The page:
2. Why We Debate
This is something my Parli coach taught me, and sometimes it needs its own voting issue. Before you even start debate you should know why we debate. We debate for educational purposes, we debate to have fun, we debate to learn how to make decisions, we debate to inform. If your opponent is violating or hindering that, call them out.

3. Limitation (or Necessity or Protection) Does Not Equal Superiority
There's a lot of argumentation that goes into this. Basically, a lot of cases under a lot of resolutions in a lot of leagues run on the assumption that because Value A limits or is necessary for or protects Value B that Value A is more valuable. Let me ask you something, when you cut a diamond and shine it up, are the tools you use more valuable than the diamond? No. Air is necessary for humans to live. So is Air more valuable than Human Life? No. If you you keep your diamond in a safe, is the safe that protects your safe more valuable than the diamond itself? Nope. I've learned this line of argumentation from my friend Jamie, and its clever because, again, the judge connects to the common sense of it all.

4. People Can Be Terrible
Confession, I've only used this once. However, it is my most memorable voter tag. I remember writing it and prep time thinking it sounded like a perfectly normal tag. When I used it at the podium? I realized how not-normal it sounded and I got an unintentionally chuckle from the audience. It worked, though. My opponent was arguing that all humans have a conscience and ultimately people will choose to do the right thing. Analysis: people, entire nations, do absolutely terrible things and have done so since the beginning of time which fit their conscience because its based on religion or worldview or just human tendency to be selfish. Applications: Ancient Human Sacrifice, Nazis, modern day North Korea. Impact: My value of human rights was more important than community moral standards. Not only was it a good, organized argument ...more bragging, yes I'm a jerk...based on 4-Point refutation (IRAI - Identify, Refute, Analyze, Impact) but it highlights something else.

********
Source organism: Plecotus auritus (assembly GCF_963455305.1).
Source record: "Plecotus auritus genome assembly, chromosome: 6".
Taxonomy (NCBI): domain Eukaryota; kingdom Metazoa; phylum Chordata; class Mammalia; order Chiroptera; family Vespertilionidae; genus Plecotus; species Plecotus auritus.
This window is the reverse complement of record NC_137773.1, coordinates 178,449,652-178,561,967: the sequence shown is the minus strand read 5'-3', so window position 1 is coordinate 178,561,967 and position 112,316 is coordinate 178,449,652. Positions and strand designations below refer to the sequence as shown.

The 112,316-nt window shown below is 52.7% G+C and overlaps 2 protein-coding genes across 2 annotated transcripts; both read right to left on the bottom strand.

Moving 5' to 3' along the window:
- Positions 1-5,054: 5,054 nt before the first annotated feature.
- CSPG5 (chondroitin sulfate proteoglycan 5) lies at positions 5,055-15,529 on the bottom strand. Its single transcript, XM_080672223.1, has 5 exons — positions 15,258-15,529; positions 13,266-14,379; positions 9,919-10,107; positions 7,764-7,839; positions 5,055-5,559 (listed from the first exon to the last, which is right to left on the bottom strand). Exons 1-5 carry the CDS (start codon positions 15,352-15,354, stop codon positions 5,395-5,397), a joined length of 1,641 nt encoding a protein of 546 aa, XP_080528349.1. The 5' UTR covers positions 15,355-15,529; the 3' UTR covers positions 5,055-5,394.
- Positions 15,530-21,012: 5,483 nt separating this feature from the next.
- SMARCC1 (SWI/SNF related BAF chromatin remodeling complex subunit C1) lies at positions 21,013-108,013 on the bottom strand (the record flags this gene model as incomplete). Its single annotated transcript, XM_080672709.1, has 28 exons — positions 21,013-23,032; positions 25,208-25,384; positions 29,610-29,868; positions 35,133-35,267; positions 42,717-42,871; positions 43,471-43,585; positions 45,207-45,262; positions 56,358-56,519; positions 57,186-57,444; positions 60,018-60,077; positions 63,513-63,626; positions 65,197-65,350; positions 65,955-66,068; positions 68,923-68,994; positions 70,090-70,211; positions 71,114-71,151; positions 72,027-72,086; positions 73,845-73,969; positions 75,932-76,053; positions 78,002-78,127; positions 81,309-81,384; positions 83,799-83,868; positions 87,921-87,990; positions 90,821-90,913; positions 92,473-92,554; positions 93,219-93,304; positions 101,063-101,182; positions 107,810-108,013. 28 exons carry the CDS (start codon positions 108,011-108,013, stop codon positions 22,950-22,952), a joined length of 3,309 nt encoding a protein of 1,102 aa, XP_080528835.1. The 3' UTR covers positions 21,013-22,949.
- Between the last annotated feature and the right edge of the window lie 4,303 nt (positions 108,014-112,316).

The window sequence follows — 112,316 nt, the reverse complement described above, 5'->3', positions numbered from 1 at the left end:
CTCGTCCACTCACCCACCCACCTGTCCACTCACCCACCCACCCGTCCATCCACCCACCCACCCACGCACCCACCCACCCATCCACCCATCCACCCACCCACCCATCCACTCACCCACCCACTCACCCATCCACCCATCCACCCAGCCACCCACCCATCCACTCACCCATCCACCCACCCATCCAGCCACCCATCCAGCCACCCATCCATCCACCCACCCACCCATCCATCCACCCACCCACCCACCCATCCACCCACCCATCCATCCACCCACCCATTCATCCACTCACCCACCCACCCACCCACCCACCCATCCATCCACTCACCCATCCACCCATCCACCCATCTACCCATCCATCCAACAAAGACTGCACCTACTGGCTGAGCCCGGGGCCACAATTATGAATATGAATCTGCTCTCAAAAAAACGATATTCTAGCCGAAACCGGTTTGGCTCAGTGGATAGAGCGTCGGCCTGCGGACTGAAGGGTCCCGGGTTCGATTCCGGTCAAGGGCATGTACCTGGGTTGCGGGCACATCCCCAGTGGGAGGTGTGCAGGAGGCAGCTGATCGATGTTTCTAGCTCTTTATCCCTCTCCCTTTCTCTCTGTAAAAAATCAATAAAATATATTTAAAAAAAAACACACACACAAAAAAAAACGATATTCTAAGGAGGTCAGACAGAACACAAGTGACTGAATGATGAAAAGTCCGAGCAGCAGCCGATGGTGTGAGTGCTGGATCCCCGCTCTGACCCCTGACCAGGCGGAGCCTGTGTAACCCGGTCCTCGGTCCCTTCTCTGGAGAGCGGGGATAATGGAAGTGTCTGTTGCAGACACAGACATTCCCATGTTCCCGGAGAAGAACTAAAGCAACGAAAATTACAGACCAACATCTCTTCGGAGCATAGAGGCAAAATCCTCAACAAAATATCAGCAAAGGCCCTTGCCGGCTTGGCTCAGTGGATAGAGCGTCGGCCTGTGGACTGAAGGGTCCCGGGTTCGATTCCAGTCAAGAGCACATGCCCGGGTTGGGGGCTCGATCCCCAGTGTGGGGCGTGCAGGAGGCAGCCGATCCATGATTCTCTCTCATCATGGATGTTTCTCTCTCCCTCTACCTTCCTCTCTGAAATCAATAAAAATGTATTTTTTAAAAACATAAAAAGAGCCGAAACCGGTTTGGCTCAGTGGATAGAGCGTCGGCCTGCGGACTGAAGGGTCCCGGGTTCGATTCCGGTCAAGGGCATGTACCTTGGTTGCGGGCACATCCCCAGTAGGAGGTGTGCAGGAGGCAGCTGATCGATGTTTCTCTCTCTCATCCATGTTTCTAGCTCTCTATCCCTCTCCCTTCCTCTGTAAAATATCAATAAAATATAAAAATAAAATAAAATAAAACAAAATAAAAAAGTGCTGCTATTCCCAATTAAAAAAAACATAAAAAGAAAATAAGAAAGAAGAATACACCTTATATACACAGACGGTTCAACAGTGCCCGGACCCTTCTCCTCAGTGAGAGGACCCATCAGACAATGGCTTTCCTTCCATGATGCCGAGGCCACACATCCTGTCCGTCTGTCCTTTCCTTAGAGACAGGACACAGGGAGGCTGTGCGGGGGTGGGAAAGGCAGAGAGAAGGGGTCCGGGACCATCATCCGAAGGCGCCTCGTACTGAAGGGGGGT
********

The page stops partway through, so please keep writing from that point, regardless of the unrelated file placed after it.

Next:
Interesting, short, unique voters can catch the judge's attention and stick with them as they're filling out their ballot. Just make sure they're backed up with a good, serious argument.

5. All Burdens Fulfilled (and Value Achieved)
You can add the part in parentheses if you aren't using number six. This is telling the judge: Hey, I know you're wondering who to vote for. My job, in order to earn your ballot, is to achieve this thing. I've done this, as is evident by this and that. My opponent, on the other hand, hasn't upheld their end because of this and that. Therefore, I respectfully request your ballot.